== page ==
Beyond the basic laws that govern and maintain our equilibrium, we live in a world that constantly tests our stability in various other forms. War and rumors of war, issues of economic security, effects of globalization, environmental policy and the politics of identity are all external gravities turned inward, serving to further threaten the precarious balance of self, exaggerating negative feelings of control.
This long-term project is in response to this delicate state. The exploration resides within the sublime metaphorical space where balance has been disrupted and the definitive point-of-no-return has been met. It asks the questions of what it means to resist the struggle, to simply let go. What are the consequences of holding on?
Philosopher Martin Heidegger described human existence as a process of perpetual falling, placing the responsibility of each individual to catch us from our own uncertainty. We are all vulnerable to losing our footing and grasp. These images convey the primal qualities of the human condition as a precarious balancing act between the struggle against our desire to survive and our fantasy to transcend our humanness.
Michal Chelbin’s work has been widely shown in numerous solo and group exhibitions worldwide. Her work can be found in many private and public collections, such as: The Metropolitan Museum New York, LACMA, Getty Center LA, Jewish Museum New York, Cleveland Museum of Art, Tel Aviv Museum, Sir Elton John collection, SF Moma and more.
Her third monograph entitled “Sailboats and Swans” was published in fall 2012 by Twin Palms Publishers with solo exhibition at Andrea Meislin Gallery in New York.
Michal’s fourth monograph entitled “How to Dance the Waltz” will be published in Spring 2021 by Damiani Publishers, with a solo show at Clampart NYC.
Michal is a regular contributor to the world’s leading magazines, such as: The New York Times magazine, The New Yorker, BusinessWeek, GQ, The Guardian, The Sunday Times, The Financial Times, Le Monde and others.
In 1975, when Hugh Holland first began photographing the skateboarders in southern California, he had already been living in Los Angeles for nine years. His interest in photography had developed in the mid-sixties as a 20-year-old living in his native state of Oklahoma. Except for a college job working in a photo lab, Holland had no formal art education. However, he spent years training his eye by shooting photographs and working with the images.
It wasn't until after returning from a trip to Spain in 1968 and settling into what would become a career in West Hollywood as an antique finisher, that he began to seriously pursue the hobby. He made a dark room and began photographing everything that came into sight. A favorite subject—from the beginning—was the figure.
Then one afternoon in 1975, while driving up Laurel Canyon Boulevard, Holland encountered his first skateboarders carving up the drainage ditches along the side of the canyon, and Holland knew he had found his subject. Although not a skateboarder himself, Holland never tired of capturing on film the beauty and grace of the burgeoning craze for the next three years. By 1978, the scene had become more commercial, and Holland’s documentation of the skateboarders came to its natural end.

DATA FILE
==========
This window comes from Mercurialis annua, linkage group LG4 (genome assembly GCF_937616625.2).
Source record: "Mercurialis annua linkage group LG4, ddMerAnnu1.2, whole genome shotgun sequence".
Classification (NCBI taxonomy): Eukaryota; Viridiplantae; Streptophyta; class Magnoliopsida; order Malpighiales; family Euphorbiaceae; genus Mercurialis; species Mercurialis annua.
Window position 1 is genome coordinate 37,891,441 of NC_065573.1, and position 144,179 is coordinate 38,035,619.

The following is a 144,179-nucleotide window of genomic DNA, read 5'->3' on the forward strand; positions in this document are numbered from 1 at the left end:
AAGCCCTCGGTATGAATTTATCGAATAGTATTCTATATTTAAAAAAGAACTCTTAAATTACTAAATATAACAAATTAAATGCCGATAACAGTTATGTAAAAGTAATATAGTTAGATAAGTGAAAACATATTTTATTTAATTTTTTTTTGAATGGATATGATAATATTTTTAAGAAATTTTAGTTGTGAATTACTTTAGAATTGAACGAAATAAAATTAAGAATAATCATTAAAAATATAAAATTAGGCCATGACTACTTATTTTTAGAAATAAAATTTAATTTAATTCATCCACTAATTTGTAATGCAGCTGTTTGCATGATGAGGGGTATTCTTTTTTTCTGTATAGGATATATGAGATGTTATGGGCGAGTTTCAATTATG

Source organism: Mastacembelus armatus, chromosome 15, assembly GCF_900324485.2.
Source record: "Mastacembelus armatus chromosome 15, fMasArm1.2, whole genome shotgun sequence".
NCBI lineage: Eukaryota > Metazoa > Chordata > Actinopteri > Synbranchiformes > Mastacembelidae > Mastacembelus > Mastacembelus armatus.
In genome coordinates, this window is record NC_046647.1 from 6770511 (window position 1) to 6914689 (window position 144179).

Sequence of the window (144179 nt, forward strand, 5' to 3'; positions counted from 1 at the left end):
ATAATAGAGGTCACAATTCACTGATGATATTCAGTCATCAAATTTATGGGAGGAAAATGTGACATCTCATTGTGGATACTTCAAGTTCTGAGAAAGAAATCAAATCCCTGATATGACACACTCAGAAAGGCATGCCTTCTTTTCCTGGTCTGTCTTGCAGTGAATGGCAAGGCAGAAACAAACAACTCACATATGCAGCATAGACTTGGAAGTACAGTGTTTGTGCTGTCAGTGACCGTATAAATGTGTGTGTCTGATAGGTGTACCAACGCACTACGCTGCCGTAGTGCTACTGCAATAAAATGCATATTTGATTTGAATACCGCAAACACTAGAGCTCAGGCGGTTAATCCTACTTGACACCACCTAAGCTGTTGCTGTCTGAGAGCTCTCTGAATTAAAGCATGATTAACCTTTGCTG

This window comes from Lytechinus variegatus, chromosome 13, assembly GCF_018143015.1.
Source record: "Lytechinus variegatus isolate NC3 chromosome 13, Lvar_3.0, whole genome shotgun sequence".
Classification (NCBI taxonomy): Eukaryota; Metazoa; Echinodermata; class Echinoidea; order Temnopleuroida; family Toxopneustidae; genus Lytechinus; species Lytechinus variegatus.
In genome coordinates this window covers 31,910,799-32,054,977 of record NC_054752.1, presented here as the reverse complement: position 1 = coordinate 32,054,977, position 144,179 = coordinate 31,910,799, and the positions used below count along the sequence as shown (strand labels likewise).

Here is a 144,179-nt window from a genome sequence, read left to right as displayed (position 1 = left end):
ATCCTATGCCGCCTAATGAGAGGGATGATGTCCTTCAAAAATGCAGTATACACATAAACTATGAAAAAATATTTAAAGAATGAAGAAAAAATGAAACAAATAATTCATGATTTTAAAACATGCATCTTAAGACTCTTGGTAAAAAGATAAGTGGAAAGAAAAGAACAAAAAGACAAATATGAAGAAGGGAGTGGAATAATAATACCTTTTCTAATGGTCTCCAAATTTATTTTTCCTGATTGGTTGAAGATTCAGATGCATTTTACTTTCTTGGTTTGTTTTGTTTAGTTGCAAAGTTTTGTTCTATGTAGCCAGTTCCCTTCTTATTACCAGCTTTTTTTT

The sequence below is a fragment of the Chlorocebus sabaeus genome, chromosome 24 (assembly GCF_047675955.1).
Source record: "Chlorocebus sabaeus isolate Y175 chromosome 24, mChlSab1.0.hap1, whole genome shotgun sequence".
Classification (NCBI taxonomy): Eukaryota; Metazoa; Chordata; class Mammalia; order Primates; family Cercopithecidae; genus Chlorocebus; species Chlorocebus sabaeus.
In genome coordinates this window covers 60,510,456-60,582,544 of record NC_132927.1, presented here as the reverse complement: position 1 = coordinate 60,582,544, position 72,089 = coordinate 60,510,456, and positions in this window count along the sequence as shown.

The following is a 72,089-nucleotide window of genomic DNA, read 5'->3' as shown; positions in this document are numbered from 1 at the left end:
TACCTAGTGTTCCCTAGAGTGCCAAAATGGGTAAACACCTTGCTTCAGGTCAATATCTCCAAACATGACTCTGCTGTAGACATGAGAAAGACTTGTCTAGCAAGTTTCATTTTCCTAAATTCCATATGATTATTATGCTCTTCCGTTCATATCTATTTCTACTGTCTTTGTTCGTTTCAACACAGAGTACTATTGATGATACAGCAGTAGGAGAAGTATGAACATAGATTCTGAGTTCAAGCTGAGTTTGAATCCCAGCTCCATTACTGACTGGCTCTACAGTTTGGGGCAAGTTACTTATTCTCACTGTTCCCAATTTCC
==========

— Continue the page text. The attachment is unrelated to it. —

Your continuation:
Hugh Holland’s Angels series was first shown at M+B in early 2006. Following the success of the show, the work was shown internationally in London, Paris and New York, with upcoming exhibitions in Sydney and the Pera Museum is Istanbul. His work has been featured in The Wall Street Journal, The New Yorker, npr, and the Los Angeles Times. In 2010, the artist’s monograph Locals Only by AMMO Books was published in conjunction with his second exhibition at M+B, and in 2011, the Museum of Contemporary Art (MOCA) in Los Angeles included his work in the first major U.S. museum survey of graffiti and street art in a group exhibition entitled “Art in the Streets.” Hugh Holland currently resides in Los Angeles.
What is a father? What is a son? What bond links them? Blood? Love? Legacy? Inheritance? I photograph fathers, 30 to 80 years old, standing up, bare-chested, with their son, months-old for the youngest or already in their fifties for the eldest. They are close, often skin to skin. Looking at these portraits, you search for similarities. You scrutinize the facial features, compare the gestures and attitudes. You imagine a story. Attempt to discover the secret of a relationship. Nudity disturbs and scrambles the clues a bit.
Among the Native men, among the rush of rivers and mountains of Omak and Okanogan on the Colville Reservation in Northern Washington, where Fergus Thomas traveled to photograph a bare back horse relay and a ‘suicide” race, the word for horse is kəwáp and the word for the race is q̓ʷq̓ʷuƛ̕aʔxnm.
Fan Ho (Chinese: 何藩; Jyutping: ho faan; 8 October 1931 – 19 June 2016) was a Chinese photographer, film director, and actor. From 1956, he won over 280 awards from international exhibitions and competitions worldwide for his photography.